Celowin - Part III: Conditionals

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Preamble

The purpose of this sequence of lessons is to take a complete beginner to programming, and teach him or her how to use NWScript to write modules. The early lessons will be very basic, and anyone that has done any coding at all will be able to skip over them. The goal here is to make the lessons so that even the people that just shudder at any type of code can learn.

Feel free to post these lessons on any forum, print them out, or modify them. However, just give me credit for doing them. Any comments on these lessons, good or bad, can be sent to me, Celowin

I am going to assume that anyone looking at these lessons has at least played around with the Aurora Toolset a bit. If there is enough feedback that people don't know how to do the simple placements that I have in these lessons, I will consider spelling out in more detail what needs to be done.

Introduction

This lesson is going to cover what is probably the most important part of scripting... how to make your code do something only some of the time that is, only when some condition is met. At a guess, on looking through the forum, 90% or so of the questions come down in one way or another to dealing with this.

I've already previewed this idea at the end of Lesson 2, but I didn't give any explanation. The script I really want to showcase in this lesson is fairly complicated, so I'm going to go ahead and talk a bit of theory first.

The basic format for a conditional, or "if statement" is like this:

if (condition)
{
    do_this;
    do_something_else;
    do_another_thing;
}

(The above is not a true script, just something to give the general idea. This sort of example script with bogus functions is commonly referred to as pseudo-code.)

Basically, if the 'condition' is met, the script will do the things between the '{' and the '}'. If the condition isn't true, it does nothing. (Note on the format: It is a common beginner's error to put a semicolon after the line starting with 'if'. There isn't supposed to be one there.)

That is really all there is to it... the tricky part is figuring out exactly what a "condition" is. There are many, many types of conditions we can put in here, with lots of little rules affecting how they work. I am certain that this lesson will not be able to cover every single rule that can be put here. I doubt that I myself know all of the functions that we could call. I can only hope to get you to the point where you know enough to understand the basics, so that you can look at other people's scripts and learn from them.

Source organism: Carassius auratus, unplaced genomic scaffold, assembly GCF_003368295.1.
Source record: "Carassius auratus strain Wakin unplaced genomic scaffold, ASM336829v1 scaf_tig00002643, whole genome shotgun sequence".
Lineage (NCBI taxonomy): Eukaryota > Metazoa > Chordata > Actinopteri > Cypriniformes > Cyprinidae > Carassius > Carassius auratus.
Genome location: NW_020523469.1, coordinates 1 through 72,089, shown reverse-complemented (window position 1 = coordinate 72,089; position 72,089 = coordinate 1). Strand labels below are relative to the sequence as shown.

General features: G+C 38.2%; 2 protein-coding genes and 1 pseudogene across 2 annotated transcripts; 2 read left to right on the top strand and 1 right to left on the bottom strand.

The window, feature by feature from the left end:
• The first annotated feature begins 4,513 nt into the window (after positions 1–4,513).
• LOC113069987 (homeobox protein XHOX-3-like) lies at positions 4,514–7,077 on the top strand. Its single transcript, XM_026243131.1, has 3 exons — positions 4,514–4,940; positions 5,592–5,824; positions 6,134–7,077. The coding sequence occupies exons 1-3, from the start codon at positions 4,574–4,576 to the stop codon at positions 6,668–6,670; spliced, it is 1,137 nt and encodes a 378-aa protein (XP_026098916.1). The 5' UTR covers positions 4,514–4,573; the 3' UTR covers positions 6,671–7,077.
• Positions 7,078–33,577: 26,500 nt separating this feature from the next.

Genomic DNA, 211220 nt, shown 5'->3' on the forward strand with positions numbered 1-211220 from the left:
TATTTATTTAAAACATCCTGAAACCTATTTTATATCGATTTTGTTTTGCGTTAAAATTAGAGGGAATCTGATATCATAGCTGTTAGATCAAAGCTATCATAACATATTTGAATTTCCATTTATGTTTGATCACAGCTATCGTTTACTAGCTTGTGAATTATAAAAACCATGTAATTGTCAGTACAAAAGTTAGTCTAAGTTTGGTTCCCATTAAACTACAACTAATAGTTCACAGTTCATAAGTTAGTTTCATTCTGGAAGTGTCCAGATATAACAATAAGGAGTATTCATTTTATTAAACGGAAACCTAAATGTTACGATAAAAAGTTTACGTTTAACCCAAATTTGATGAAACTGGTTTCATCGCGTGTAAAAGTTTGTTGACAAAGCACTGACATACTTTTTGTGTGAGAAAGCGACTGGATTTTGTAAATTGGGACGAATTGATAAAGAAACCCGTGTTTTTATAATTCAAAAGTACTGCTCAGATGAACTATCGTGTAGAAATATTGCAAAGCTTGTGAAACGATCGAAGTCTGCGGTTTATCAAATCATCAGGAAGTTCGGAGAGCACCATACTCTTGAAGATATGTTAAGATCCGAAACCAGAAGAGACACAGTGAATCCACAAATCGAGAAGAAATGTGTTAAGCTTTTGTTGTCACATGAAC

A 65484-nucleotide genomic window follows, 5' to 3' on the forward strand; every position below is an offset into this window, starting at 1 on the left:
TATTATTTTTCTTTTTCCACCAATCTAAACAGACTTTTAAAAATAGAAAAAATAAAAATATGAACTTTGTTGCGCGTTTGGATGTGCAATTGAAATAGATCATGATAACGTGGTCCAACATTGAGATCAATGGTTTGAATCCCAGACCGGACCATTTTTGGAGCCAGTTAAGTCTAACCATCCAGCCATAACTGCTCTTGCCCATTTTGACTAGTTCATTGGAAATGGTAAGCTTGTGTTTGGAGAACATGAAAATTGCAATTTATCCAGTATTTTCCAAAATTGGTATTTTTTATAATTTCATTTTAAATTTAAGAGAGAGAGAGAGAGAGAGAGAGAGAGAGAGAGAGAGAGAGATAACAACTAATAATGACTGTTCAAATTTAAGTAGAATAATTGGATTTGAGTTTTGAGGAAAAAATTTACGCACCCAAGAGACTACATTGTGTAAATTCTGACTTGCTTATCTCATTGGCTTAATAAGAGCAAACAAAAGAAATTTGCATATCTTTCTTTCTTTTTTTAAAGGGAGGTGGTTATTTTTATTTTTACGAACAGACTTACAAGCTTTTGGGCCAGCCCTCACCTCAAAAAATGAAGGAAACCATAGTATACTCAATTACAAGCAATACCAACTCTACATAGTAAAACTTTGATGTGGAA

Most conditions come down to a comparison. For example, in the script I put at the end of Lesson 2, the relevant line was

if (nCount == 1)

Notice the '==' is in fact two equals signs. As we discussed in lesson 2, a single equals sign is used to "set" a variable (assignment). The double equals sign is more asking the question "are the two sides the same?" (comparison).

Just looking at the statement, the sides look very different. One side has a bunch of text, the other side is a number. How can there be any question that they are the same?

Well, remember that 'nCount' is a variable and is actually equal to a number. So, it all depends on the value stored in 'nCount'. If 'nCount' is storing the number 1, then the condition will be true, and the associated actions are performed. If 'nCount' is storing the number 7, then the condition will be false, and this statement will not do anything.

The other major way to test a condition is through a predefined function. We'll explore that in this next example.

Example Script

Let's build a script with a simple conditional. There are going to be a number of new functions introduced in it, I'll explain them afterward. We're going to need to do some setup for this script to work.